So... let's tell a story, of a company that wanted to sell some ad space. But they didn't want to provide ad space on their own website... they wanted to be able to run their ads on all kinds of websites. So they wrote a program they could put on people's computers to inject ads into whatever web page they happened to be looking at.
But then they found out about HTTPS, and how that would stop their ads from appearing - how could they inject their ads into an encrypted channel? Well, that's easy enough - you trick the browser into encrypting its messages with your own certificate, instead of the server's, so you can decrypt it and make your changes. But how do you get the browser to accept your certificate, without complaining? Simple - you just install it as a trusted root certificate with all permissions into the OS, so that everything running on that computer will consider you to be the Ultimate Authority on... pretty much everything.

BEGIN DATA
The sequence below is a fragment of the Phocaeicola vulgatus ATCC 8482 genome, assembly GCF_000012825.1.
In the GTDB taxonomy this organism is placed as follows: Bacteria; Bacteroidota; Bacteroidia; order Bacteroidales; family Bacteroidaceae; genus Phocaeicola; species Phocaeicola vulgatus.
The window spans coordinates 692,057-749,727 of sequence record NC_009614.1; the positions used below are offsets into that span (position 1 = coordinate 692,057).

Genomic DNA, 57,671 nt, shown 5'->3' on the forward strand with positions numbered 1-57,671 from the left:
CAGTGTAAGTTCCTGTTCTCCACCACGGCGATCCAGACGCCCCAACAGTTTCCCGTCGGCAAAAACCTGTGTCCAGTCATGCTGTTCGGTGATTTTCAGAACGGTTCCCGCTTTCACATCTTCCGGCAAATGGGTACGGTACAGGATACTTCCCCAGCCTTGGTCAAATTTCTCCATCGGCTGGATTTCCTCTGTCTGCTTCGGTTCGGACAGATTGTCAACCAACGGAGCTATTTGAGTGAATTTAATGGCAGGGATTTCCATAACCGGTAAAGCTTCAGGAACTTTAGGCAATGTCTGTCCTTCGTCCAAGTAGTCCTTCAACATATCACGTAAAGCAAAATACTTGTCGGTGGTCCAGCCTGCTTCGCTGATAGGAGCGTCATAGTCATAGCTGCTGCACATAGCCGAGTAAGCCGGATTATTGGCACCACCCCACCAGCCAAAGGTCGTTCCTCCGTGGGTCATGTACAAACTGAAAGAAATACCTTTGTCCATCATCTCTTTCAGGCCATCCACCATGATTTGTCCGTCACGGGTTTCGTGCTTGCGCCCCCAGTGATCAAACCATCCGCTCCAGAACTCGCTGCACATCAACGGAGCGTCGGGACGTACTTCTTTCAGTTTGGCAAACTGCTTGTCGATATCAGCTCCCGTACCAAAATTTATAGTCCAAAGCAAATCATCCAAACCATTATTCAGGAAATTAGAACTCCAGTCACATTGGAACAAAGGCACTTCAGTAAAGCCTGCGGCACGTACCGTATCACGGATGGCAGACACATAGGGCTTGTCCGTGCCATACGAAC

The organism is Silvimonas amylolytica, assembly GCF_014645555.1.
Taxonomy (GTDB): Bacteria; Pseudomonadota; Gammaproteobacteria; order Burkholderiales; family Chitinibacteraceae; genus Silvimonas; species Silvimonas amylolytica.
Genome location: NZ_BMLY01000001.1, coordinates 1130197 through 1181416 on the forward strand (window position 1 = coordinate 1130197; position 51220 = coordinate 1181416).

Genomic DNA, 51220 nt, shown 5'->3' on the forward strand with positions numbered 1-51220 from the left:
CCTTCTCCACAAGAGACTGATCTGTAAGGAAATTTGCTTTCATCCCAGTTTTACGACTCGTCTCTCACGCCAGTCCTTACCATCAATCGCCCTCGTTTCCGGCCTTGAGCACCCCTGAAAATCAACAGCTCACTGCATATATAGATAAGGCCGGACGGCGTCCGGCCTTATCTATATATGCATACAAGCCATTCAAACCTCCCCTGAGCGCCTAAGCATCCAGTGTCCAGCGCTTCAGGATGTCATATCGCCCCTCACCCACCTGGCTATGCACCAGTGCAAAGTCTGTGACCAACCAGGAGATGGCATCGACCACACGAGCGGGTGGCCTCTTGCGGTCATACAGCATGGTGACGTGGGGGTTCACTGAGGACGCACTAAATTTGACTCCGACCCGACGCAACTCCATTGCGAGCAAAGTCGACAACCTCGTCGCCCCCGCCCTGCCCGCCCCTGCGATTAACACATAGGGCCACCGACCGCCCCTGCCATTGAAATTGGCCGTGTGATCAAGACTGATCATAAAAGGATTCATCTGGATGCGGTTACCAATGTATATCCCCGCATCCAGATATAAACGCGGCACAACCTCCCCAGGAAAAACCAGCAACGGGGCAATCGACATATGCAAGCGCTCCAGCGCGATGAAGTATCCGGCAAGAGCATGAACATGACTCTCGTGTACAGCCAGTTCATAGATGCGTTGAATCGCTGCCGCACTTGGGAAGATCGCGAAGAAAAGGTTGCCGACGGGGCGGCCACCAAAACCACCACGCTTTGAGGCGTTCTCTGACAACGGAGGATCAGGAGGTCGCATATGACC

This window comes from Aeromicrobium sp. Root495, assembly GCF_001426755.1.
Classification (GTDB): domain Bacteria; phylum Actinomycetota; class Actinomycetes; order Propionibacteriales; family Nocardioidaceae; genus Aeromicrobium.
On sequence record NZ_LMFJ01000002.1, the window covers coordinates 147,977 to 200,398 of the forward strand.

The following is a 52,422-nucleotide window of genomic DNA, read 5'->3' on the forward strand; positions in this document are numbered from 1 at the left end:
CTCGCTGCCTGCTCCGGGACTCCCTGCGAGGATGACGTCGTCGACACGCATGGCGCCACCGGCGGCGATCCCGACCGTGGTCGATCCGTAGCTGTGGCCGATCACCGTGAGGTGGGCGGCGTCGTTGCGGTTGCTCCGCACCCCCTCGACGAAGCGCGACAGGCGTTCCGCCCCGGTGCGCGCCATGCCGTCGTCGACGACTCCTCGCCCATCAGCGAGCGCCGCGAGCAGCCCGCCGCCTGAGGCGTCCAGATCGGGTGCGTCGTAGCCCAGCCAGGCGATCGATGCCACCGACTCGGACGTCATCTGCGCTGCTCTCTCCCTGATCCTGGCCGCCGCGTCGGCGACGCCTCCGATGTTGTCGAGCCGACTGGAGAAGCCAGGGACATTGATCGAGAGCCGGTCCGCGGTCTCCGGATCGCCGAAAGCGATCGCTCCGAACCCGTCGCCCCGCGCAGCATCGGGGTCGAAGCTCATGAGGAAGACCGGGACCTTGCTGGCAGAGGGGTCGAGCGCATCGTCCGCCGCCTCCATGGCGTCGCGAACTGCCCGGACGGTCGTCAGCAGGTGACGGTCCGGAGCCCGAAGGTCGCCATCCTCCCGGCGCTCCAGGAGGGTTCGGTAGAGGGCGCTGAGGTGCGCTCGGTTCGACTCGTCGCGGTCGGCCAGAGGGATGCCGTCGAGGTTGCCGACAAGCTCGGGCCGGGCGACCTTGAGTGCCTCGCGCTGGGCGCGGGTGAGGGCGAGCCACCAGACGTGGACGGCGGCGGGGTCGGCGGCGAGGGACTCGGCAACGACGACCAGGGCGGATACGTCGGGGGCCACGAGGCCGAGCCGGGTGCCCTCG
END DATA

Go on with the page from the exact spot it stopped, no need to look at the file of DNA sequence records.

And so, satisfied that it had managed to put its ads everywhere they wanted, this happy little company sent its program on every computer they sold, causing untold numbers of stability problems and security holes.
If this story sounds ridiculous... well, you may just be familiar with Lenovo Group
(hat tip to Aaeriele and Xanthir who I saw this from on Twitter...)
 Bonus terrible: Apparently
the root cert that this installs is the same for every installation... so if you extracted the private key from the software (which wouldn't be that hard) you can sign something that will be accepted by any Lenovo computer that had this thing installed. Also, the root cert doesn't get removed when you uninstall the software.